The audacity of writer-director Quentin Tarantino knows no bonds. Since the early 1990s, his distinctive voice and pure love for cinema has produced some of the most outrageous B-movie paeans. You expect an eclectic cast, expertly crafted dialogue, violent spurts, and gushers of blood, and an "Django Unchained" bursts forth with an unmistakable energy.
In his latest revisionist history, blaxploitation movies and spaghetti westerns collide in the Tarantino blender. Dentist-turned-bounty hunter Dr. King Schultz (Christoph Waltz) liberates a slave, Django (Jamie Foxx), and trains him to be his gunslinger partner. They search for Django's wife Broomhilda (Kerry Washington), now owned by ruthless Mississippi plantation owner Calvin Candie (Leonardo diCaprio), who thrills at the bloodlust of Mandingo fighting, and shows no mercy at torturing escaped slaves.
Christoph Waltz, Oscar winner for Tarantino's "Inglourious Basterds," is a welcome addition to the Tarantino repertory, for he masterfully delivers the crackling dialogue -- his character's comic flair disguising the menace simmering just beneath his well-mannered facade. His freedom-fighter abolitionist is an anomaly of the times, but he sure makes a dandy mentor to Jamie Foxx's tough warrior. The likable Foxx becomes a big, bad John Shaft as a lethal weapon in deep South.
Eagerly embracing the villain role, a creepy-good diCaprio masks his sociopathic character through the charming, if oily, etiquette of uppercrust old money. There is nothing fun about his Candyland plantation, with its palpable undercurrent of danger. Yet Candie's biggest ally is Samuel L. Jackson's house slave Stephen. Jackson is a fiesty, crafty Uncle Tom, and he's having a blast playing this character who's bugged by Django's bravado.
The beautiful Kerry Washington is a formidable love interest, who must go through the ringer to be reunited with her husband.
While the headliners capably do the heavy lifting, the actors gamely filling the small roles and cameos deliciously season the film, heightening its entertainment value. As is his custom, Tarantino populates his cast with stars from the '60s, '70s and '80s, and they relish their part in this TV-land playground -- including Don Johnson, Lee Horsley, Don Stroud, Bruce Dern, Tom Wopat, Michael Parks and Russ Tamblyn. Where has Dennis Christopher ("Breaking Away") been? There are also a couple surprises that I'm not going to ruin, yet worth noting is the appearance of Franco Nero, who played the title character in the 1966 western "Django."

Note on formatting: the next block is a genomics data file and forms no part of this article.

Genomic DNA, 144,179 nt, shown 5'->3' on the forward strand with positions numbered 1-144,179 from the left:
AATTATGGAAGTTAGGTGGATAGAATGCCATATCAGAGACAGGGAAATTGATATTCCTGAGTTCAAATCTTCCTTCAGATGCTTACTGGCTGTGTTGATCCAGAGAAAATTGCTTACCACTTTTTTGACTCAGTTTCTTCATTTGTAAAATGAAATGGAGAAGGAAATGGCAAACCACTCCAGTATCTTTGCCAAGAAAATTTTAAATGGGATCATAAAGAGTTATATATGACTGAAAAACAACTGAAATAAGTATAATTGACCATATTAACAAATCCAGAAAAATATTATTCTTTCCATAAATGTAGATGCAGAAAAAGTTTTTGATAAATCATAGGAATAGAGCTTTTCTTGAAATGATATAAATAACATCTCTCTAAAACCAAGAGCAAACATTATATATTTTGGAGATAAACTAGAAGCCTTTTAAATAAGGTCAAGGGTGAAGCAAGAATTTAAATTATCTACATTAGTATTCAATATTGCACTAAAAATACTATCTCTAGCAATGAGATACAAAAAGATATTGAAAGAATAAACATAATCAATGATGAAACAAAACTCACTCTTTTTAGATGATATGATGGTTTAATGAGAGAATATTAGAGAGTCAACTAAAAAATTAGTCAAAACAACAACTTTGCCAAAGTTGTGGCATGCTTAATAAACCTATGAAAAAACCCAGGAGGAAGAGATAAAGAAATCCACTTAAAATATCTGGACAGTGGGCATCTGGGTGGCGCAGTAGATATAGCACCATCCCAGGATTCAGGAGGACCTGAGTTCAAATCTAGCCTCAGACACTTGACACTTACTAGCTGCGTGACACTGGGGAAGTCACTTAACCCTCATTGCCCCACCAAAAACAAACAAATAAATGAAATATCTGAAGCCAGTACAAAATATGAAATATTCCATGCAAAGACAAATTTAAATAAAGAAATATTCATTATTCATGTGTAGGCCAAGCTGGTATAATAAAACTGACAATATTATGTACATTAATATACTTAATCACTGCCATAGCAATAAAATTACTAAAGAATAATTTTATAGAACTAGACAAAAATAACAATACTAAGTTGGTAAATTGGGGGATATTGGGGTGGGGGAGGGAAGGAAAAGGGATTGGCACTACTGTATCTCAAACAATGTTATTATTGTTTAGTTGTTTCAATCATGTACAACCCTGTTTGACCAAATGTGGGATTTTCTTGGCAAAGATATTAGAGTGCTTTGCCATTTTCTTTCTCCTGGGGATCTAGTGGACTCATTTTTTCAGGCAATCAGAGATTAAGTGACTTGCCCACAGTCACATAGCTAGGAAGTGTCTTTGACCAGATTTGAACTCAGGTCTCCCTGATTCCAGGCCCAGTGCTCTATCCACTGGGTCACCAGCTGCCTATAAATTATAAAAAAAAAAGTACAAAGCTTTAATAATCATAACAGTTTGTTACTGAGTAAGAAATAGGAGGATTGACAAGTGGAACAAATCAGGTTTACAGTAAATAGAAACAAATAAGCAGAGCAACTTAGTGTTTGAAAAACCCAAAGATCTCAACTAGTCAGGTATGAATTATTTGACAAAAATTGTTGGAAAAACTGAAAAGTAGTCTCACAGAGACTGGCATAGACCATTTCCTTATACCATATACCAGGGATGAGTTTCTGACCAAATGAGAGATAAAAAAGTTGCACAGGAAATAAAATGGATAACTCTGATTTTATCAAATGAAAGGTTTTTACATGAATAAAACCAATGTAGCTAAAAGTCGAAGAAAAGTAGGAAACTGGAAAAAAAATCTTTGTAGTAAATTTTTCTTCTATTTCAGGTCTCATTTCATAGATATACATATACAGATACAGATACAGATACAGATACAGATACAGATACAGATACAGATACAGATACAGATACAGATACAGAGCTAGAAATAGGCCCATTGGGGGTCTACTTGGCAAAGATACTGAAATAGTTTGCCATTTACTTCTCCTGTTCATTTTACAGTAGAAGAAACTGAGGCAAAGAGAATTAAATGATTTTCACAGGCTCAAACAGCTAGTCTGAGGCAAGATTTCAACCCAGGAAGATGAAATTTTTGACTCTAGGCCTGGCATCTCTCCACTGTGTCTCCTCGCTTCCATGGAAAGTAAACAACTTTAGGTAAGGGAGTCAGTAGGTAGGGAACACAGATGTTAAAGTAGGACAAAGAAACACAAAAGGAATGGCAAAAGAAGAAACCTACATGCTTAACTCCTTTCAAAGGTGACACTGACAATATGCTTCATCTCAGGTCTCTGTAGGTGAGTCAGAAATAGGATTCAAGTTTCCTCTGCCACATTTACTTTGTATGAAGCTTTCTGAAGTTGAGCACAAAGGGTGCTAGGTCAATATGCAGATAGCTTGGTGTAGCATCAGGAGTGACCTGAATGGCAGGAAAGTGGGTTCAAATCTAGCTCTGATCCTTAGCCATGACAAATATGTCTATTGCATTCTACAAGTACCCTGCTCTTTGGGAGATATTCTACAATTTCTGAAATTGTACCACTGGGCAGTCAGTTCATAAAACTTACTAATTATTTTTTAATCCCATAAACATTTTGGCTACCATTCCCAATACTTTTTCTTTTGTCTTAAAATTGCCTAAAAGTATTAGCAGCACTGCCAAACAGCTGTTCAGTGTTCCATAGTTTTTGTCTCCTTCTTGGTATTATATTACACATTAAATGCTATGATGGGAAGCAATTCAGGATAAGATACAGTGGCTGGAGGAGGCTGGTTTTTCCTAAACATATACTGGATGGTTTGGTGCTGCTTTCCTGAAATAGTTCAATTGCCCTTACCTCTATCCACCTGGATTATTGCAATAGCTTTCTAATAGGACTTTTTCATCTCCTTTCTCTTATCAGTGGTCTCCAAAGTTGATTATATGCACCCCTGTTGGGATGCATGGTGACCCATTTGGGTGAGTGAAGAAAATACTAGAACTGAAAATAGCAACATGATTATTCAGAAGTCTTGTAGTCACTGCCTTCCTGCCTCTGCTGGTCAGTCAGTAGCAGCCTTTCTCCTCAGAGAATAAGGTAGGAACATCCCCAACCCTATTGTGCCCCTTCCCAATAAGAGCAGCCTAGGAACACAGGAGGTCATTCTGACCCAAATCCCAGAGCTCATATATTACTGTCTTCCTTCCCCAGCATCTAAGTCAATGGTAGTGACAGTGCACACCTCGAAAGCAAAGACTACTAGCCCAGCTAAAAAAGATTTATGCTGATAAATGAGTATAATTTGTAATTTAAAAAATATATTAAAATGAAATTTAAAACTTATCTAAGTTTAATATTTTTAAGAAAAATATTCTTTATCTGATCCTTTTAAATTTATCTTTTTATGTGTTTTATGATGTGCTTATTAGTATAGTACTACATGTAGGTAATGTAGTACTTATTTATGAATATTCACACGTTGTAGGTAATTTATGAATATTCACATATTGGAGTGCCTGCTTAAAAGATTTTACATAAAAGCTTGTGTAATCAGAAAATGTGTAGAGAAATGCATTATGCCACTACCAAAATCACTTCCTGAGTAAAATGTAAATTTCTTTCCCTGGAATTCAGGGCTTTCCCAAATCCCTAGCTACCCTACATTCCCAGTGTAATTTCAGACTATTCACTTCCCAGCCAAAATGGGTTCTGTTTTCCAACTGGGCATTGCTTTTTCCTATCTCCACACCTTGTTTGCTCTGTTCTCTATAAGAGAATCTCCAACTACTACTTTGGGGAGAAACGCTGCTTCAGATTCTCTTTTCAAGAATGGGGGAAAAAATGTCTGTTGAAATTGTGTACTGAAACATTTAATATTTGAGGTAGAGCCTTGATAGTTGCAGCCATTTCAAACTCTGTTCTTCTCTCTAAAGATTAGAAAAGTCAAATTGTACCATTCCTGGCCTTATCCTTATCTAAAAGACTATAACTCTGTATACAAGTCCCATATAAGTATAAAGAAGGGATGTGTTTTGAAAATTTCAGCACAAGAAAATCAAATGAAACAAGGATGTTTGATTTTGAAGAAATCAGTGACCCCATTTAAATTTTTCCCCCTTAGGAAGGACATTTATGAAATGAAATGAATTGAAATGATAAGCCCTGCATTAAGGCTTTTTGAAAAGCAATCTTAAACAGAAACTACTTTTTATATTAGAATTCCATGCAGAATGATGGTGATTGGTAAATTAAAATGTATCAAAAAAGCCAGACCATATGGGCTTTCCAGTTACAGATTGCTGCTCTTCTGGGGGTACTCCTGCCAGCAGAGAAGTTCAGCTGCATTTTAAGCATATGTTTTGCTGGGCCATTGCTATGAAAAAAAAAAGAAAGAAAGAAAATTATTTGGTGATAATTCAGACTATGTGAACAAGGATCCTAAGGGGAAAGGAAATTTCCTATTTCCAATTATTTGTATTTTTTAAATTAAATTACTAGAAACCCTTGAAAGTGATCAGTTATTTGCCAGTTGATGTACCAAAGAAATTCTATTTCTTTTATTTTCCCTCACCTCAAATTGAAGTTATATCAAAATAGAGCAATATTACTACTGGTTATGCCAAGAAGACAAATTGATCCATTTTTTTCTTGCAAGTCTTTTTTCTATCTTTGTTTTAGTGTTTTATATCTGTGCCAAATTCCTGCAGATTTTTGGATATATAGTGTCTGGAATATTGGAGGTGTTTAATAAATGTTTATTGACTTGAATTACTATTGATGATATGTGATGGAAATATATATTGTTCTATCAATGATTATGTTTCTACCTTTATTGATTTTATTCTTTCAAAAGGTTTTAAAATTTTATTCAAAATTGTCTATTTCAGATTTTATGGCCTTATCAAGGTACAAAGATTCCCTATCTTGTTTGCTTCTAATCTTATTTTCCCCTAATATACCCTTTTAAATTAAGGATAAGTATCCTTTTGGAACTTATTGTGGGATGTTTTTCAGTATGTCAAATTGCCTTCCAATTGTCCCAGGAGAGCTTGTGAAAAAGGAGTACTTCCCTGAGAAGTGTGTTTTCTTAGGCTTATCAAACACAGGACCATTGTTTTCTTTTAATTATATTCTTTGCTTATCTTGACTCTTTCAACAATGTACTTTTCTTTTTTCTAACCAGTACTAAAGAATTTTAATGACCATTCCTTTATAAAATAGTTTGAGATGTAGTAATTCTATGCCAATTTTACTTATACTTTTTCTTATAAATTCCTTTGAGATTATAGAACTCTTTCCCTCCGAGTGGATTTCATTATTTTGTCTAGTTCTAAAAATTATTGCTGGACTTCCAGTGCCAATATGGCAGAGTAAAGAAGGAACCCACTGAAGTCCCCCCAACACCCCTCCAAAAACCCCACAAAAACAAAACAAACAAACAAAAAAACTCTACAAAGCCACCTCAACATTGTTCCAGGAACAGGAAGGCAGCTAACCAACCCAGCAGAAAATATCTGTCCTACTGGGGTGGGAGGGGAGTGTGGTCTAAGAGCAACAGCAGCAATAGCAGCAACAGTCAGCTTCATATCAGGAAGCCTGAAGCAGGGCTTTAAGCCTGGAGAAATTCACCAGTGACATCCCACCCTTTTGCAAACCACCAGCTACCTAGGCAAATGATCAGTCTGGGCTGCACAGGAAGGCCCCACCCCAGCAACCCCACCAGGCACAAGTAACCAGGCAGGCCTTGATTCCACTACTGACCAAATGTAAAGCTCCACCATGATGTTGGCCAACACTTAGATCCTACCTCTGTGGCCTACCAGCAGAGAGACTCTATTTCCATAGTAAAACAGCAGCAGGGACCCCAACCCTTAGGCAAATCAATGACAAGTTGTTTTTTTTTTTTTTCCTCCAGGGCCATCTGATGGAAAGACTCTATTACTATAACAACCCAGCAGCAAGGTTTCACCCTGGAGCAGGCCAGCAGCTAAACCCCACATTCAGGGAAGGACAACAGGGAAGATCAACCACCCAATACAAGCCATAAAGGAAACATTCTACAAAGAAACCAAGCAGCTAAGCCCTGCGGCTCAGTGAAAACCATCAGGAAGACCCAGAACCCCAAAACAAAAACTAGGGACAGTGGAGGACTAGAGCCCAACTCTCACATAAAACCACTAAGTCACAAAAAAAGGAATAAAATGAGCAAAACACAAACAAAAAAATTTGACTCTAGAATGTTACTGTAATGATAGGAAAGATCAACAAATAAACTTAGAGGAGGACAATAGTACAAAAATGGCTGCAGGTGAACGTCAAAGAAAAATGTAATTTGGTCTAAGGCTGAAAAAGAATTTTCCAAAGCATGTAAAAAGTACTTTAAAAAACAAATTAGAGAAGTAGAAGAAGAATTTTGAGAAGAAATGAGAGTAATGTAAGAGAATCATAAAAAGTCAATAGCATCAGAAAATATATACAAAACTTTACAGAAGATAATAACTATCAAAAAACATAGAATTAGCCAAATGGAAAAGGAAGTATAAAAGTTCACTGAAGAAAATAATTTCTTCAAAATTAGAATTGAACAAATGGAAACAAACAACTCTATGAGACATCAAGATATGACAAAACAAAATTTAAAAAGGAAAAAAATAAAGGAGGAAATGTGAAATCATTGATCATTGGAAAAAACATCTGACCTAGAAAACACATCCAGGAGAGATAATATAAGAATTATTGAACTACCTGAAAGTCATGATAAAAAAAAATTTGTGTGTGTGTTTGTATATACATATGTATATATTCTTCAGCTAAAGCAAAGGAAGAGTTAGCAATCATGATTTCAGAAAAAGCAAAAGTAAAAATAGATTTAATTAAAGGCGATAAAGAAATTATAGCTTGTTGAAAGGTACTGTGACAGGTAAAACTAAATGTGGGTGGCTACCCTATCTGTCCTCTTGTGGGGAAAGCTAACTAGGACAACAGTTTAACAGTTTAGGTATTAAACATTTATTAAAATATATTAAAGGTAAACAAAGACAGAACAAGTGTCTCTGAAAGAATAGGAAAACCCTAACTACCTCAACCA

Tarantino is a filmmaker who knows specifically what he wants, and beautifully connects the elements -- dazzling cinematography by Robert Richardson, a sensational music score that mixes Ennio Morrocone with pop songs, rap classics and original work. The script's edgy humor is a welcome respite from the tensions of intolerance -- and just saying a KKK posse scene is a hoot sounds bizarre, I know, but you just have to see it for yourself.
Tarantino always goes over the top, so you know what you're getting into when you enter his universe. This is a genuine cinematic experience -- one that snaps, crackles and pops with such intensity -- that you walk out of the theater knowing you saw something utterly original and wasn't a movie by committee or focus groups or watered down in any way.
What Doesn't Work
Criticizing the splattering blood is futile, and brings to mind the Scorpion story (he promises not to bite the critter who saves him, but does anyway because he's a scorpion and that's what he does) -- afterall, this is Tarantino's signature. But the squeamish viewer that I am, had to avert my eyes for the finish of the Mandingo fight. And the finale is quite the bloodbath.
Much has been made about the frequent use of a racial slur, and the offensive word is meant to capture the time as well as the character of those who use it in a derogatory way. To this day, that word stings. Those who easily are offended by a litany of curse words in modern cinema will wince at this too. But the bigots are the bad guys here, and that is meant to frame it in context. This isn't a film intent on breeding hate, rather showing how misguided people were of that era.
3 1/2 stars
Starring: Christoph Waltz, Jamie Foxx, Leonardo diCaprio, Kerry Washington, Samuel L. Jackson, Don Johnson
Director: Quentin Tarantino
Rated: R for strong graphic violence throughout, a vicious fight, language and some nudity